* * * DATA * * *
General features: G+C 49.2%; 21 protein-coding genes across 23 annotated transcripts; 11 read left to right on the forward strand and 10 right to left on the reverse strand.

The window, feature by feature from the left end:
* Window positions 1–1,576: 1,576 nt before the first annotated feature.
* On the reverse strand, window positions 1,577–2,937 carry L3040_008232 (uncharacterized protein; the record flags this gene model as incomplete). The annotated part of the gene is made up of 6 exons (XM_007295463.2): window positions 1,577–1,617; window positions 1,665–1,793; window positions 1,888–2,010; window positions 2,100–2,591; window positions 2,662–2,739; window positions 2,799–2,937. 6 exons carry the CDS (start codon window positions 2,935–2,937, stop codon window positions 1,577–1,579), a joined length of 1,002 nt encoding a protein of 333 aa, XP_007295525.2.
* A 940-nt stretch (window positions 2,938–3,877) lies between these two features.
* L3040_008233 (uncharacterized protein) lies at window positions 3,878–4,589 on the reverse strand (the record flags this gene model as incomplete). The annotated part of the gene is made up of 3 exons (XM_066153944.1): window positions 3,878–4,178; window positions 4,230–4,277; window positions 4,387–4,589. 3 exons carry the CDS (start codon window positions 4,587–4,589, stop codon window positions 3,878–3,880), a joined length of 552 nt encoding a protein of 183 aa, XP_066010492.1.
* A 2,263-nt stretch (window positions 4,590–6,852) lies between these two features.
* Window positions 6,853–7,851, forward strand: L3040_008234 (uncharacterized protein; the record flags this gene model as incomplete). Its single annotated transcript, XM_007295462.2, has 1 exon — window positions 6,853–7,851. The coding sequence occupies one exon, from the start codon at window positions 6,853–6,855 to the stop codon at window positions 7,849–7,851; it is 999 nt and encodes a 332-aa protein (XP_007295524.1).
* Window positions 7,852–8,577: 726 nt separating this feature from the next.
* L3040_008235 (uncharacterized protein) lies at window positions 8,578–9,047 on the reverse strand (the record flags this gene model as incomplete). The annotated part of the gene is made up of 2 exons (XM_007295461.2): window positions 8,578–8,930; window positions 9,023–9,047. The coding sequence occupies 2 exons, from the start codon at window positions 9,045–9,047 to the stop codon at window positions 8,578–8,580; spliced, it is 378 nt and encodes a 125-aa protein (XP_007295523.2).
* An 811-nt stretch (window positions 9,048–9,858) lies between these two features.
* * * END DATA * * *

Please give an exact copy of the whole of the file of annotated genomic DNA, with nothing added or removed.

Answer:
General features: G+C 49.2%; 21 protein-coding genes across 23 annotated transcripts; 11 read left to right on the forward strand and 10 right to left on the reverse strand.

The window, feature by feature from the left end:
* Window positions 1–1,576: 1,576 nt before the first annotated feature.
* On the reverse strand, window positions 1,577–2,937 carry L3040_008232 (uncharacterized protein; the record flags this gene model as incomplete). The annotated part of the gene is made up of 6 exons (XM_007295463.2): window positions 1,577–1,617; window positions 1,665–1,793; window positions 1,888–2,010; window positions 2,100–2,591; window positions 2,662–2,739; window positions 2,799–2,937. 6 exons carry the CDS (start codon window positions 2,935–2,937, stop codon window positions 1,577–1,579), a joined length of 1,002 nt encoding a protein of 333 aa, XP_007295525.2.
* A 940-nt stretch (window positions 2,938–3,877) lies between these two features.
* L3040_008233 (uncharacterized protein) lies at window positions 3,878–4,589 on the reverse strand (the record flags this gene model as incomplete). The annotated part of the gene is made up of 3 exons (XM_066153944.1): window positions 3,878–4,178; window positions 4,230–4,277; window positions 4,387–4,589. 3 exons carry the CDS (start codon window positions 4,587–4,589, stop codon window positions 3,878–3,880), a joined length of 552 nt encoding a protein of 183 aa, XP_066010492.1.
* A 2,263-nt stretch (window positions 4,590–6,852) lies between these two features.
* Window positions 6,853–7,851, forward strand: L3040_008234 (uncharacterized protein; the record flags this gene model as incomplete). Its single annotated transcript, XM_007295462.2, has 1 exon — window positions 6,853–7,851. The coding sequence occupies one exon, from the start codon at window positions 6,853–6,855 to the stop codon at window positions 7,849–7,851; it is 999 nt and encodes a 332-aa protein (XP_007295524.1).
* Window positions 7,852–8,577: 726 nt separating this feature from the next.
* L3040_008235 (uncharacterized protein) lies at window positions 8,578–9,047 on the reverse strand (the record flags this gene model as incomplete). The annotated part of the gene is made up of 2 exons (XM_007295461.2): window positions 8,578–8,930; window positions 9,023–9,047. The coding sequence occupies 2 exons, from the start codon at window positions 9,045–9,047 to the stop codon at window positions 8,578–8,580; spliced, it is 378 nt and encodes a 125-aa protein (XP_007295523.2).
* An 811-nt stretch (window positions 9,048–9,858) lies between these two features.